SAN BRUNO, CALIFORNIA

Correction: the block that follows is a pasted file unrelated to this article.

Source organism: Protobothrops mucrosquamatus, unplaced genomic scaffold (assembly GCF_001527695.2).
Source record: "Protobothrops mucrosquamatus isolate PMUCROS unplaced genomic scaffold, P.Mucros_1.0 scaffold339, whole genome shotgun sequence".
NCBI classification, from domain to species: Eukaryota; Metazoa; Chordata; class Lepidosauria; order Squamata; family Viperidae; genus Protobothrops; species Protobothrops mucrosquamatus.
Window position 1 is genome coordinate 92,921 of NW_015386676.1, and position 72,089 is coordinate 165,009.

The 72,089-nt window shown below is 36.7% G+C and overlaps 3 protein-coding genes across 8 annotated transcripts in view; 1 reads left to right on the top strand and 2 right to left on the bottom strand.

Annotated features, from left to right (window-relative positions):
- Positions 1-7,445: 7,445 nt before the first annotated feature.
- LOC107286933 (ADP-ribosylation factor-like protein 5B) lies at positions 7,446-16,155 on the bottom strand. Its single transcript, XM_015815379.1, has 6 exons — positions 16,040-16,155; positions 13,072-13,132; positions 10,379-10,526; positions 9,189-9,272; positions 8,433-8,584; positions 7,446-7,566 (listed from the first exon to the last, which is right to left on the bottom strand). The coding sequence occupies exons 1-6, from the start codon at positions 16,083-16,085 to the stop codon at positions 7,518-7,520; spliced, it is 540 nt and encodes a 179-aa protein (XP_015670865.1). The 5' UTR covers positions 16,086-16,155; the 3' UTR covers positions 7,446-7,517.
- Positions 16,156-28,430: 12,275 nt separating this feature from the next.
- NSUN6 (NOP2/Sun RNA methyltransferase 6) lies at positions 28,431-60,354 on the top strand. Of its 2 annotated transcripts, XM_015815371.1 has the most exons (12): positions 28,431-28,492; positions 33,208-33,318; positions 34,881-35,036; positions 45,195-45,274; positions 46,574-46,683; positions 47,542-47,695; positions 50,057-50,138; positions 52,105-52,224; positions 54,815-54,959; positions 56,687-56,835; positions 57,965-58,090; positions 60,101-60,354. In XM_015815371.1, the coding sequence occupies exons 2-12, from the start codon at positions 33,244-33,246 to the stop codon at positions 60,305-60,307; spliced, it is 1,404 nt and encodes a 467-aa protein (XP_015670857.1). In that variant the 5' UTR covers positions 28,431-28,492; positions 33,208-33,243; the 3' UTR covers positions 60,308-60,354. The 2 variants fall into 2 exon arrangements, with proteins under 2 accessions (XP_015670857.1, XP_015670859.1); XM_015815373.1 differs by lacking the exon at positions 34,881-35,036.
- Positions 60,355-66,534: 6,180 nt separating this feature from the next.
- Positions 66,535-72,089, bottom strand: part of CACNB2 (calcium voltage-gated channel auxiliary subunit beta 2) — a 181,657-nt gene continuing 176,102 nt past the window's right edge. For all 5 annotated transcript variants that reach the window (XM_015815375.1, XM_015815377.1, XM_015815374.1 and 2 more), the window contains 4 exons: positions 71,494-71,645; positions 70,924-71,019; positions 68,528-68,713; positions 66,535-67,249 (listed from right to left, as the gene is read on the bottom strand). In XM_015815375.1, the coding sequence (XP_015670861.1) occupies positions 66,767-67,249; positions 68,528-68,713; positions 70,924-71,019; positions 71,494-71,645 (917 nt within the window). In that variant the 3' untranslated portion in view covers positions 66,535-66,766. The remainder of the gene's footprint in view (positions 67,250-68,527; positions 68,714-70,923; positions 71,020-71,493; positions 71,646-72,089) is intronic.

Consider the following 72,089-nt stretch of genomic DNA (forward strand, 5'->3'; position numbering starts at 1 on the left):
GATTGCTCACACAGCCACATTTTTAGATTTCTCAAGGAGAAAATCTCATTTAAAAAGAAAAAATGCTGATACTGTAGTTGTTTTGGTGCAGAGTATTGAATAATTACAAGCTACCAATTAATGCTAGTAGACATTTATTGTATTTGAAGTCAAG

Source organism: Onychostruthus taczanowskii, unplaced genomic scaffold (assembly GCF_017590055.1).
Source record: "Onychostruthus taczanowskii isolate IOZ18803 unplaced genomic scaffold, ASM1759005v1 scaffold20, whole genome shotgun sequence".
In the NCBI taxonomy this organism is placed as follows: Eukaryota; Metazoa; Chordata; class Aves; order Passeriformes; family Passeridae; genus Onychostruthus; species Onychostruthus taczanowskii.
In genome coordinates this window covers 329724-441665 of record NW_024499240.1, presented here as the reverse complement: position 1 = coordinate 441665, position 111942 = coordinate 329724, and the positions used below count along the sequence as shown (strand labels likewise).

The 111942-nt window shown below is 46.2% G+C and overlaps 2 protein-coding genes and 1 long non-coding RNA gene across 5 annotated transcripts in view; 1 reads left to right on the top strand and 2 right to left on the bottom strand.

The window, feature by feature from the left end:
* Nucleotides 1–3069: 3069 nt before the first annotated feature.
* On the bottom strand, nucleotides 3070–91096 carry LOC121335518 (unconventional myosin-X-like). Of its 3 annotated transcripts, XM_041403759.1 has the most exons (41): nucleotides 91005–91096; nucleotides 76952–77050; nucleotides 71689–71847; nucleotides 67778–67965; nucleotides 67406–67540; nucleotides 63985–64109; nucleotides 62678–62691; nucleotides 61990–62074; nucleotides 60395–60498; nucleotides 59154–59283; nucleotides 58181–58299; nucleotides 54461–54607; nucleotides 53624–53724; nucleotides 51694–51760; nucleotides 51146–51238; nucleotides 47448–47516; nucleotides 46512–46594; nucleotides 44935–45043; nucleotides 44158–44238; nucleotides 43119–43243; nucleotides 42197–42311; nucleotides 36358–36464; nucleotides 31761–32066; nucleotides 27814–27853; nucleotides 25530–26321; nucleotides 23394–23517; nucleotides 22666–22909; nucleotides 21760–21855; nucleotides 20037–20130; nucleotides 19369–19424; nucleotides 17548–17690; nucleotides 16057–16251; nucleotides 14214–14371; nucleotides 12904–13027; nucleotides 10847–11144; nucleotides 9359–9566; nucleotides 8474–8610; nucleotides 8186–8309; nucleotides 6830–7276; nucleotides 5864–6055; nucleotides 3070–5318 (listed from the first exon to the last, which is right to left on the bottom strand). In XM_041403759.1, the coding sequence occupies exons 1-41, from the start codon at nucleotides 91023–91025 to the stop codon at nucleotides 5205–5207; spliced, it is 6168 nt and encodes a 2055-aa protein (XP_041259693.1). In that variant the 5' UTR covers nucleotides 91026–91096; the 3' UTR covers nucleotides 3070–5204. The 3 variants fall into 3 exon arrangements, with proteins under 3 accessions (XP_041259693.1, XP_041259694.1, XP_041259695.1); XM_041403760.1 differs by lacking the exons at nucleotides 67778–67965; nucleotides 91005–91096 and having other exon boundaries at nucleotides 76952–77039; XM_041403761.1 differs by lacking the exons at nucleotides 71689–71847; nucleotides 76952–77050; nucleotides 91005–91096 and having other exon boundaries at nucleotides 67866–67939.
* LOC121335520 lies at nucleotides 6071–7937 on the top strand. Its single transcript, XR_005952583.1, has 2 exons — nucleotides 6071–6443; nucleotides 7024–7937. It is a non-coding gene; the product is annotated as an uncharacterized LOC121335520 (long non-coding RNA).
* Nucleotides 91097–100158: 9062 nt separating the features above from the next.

YouTube—which launched in 2005 as a de facto forum for people’s home video clips of their cats, children, and home repair mishaps; but is now considered the second most popular website on the internet—has rolled out subscription service YouTube TV in New York, Los Angeles, San Francisco/Oakland, Chicago, and Philadelphia. Users can, for $35 per month, receive a streaming bundle with content from ABC, CBS, Fox, NBC, The CW, MSNBC, Syfy, FX, E! Disney, ESPN, Fox Sports, Bravo, and others; reportedly, AMC, BBC America, IFC, Sundance TV, WE TV, and BBC World News will be added shortly. YouTube TV includes access to its other subscription service, YouTube Red Originals, and a membership includes six accounts. Early adopters of the service will receive a free Google Chromecast device that allows them to stream via a TV set. The move is a direct challenge to streaming platforms such as Hulu and AT&T’s DirecTV Now, and with the marketing muscle of parent company Google—which acquired YouTube in 2006—behind the service, it has the potential to remake (or wreak havoc within, depending on one’s outlook) the TV streaming industry. And no, this is not one of YouTube’s legendary April Fools pranks; the news was announced on April 5.